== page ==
One of the greatest weaknesses which I have witnessed among the churches has been the tendency for good, sincere Christians to sit back and allow stong-willed, belligerent brethren to create an atmosphere in which growth cannot occur. Righteous brethren are not looking for a fight or conflict. Consequently, they are reticent to become embroiled with brethren who are strong-willed and belligerent. However, our faithfulness to Christ demands that we make the local church such that a new-born Christian will have an environment in which he can grow into maturity. Whatever changes are necessary to create such an environment must be made; otherwise the church will not survive. In a spirit of love and good-will, brethren must make the necessary changes for this kind of atmosphere to exist where they worship. Is the local church where you are attending a congregation suited for a young Christian to grow? If not, what are you doing to correct the situation?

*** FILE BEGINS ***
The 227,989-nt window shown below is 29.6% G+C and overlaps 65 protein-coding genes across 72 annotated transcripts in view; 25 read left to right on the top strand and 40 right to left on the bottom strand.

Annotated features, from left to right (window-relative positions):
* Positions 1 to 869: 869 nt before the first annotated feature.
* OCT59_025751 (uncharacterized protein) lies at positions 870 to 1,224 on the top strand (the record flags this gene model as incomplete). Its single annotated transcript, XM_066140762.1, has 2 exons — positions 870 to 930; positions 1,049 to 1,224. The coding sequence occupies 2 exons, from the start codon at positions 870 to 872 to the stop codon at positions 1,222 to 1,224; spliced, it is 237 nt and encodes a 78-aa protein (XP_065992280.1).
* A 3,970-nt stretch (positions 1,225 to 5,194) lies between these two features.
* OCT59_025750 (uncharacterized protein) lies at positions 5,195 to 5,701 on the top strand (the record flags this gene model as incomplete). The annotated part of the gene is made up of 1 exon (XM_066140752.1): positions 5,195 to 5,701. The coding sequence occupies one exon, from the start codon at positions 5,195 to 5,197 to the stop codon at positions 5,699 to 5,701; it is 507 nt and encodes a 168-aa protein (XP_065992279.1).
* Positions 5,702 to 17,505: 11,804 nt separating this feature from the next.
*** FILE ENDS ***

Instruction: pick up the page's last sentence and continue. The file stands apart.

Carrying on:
Guardian of Truth XXXII: 5, pp. 130, 150-151
March 3, 1988

Share